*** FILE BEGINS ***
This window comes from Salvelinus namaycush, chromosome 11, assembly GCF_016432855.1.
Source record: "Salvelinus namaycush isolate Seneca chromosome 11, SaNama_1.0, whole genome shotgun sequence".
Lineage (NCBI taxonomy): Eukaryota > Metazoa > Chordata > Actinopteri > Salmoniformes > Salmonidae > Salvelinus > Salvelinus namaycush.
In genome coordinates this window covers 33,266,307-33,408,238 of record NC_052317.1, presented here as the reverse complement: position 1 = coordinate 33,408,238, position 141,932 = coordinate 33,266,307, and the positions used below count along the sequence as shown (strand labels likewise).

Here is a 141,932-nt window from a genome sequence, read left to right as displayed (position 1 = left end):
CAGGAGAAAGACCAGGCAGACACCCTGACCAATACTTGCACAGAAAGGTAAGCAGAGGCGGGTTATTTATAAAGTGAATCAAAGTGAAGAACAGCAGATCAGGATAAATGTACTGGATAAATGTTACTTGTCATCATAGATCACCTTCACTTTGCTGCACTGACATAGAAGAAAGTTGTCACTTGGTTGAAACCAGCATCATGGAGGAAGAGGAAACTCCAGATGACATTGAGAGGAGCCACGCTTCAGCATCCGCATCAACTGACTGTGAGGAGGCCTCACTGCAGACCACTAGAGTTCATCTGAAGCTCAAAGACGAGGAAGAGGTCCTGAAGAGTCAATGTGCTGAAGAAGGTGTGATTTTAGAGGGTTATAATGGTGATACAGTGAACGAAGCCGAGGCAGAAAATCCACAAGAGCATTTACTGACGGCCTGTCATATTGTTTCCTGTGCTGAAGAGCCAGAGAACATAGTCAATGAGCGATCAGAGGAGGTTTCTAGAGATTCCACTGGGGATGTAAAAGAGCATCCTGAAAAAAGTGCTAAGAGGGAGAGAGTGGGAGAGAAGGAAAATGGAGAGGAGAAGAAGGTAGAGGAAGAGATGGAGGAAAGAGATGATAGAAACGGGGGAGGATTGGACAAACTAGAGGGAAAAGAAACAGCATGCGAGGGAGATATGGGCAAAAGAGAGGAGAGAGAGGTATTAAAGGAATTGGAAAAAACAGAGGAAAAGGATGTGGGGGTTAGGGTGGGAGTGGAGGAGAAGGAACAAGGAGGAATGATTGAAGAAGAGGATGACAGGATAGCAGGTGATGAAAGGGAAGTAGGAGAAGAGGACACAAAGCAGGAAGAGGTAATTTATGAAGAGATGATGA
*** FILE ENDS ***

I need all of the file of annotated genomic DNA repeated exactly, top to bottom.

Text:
This window comes from Salvelinus namaycush, chromosome 11, assembly GCF_016432855.1.
Source record: "Salvelinus namaycush isolate Seneca chromosome 11, SaNama_1.0, whole genome shotgun sequence".
Lineage (NCBI taxonomy): Eukaryota > Metazoa > Chordata > Actinopteri > Salmoniformes > Salmonidae > Salvelinus > Salvelinus namaycush.
In genome coordinates this window covers 33,266,307-33,408,238 of record NC_052317.1, presented here as the reverse complement: position 1 = coordinate 33,408,238, position 141,932 = coordinate 33,266,307, and the positions used below count along the sequence as shown (strand labels likewise).

Here is a 141,932-nt window from a genome sequence, read left to right as displayed (position 1 = left end):
CAGGAGAAAGACCAGGCAGACACCCTGACCAATACTTGCACAGAAAGGTAAGCAGAGGCGGGTTATTTATAAAGTGAATCAAAGTGAAGAACAGCAGATCAGGATAAATGTACTGGATAAATGTTACTTGTCATCATAGATCACCTTCACTTTGCTGCACTGACATAGAAGAAAGTTGTCACTTGGTTGAAACCAGCATCATGGAGGAAGAGGAAACTCCAGATGACATTGAGAGGAGCCACGCTTCAGCATCCGCATCAACTGACTGTGAGGAGGCCTCACTGCAGACCACTAGAGTTCATCTGAAGCTCAAAGACGAGGAAGAGGTCCTGAAGAGTCAATGTGCTGAAGAAGGTGTGATTTTAGAGGGTTATAATGGTGATACAGTGAACGAAGCCGAGGCAGAAAATCCACAAGAGCATTTACTGACGGCCTGTCATATTGTTTCCTGTGCTGAAGAGCCAGAGAACATAGTCAATGAGCGATCAGAGGAGGTTTCTAGAGATTCCACTGGGGATGTAAAAGAGCATCCTGAAAAAAGTGCTAAGAGGGAGAGAGTGGGAGAGAAGGAAAATGGAGAGGAGAAGAAGGTAGAGGAAGAGATGGAGGAAAGAGATGATAGAAACGGGGGAGGATTGGACAAACTAGAGGGAAAAGAAACAGCATGCGAGGGAGATATGGGCAAAAGAGAGGAGAGAGAGGTATTAAAGGAATTGGAAAAAACAGAGGAAAAGGATGTGGGGGTTAGGGTGGGAGTGGAGGAGAAGGAACAAGGAGGAATGATTGAAGAAGAGGATGACAGGATAGCAGGTGATGAAAGGGAAGTAGGAGAAGAGGACACAAAGCAGGAAGAGGTAATTTATGAAGAGATGATGA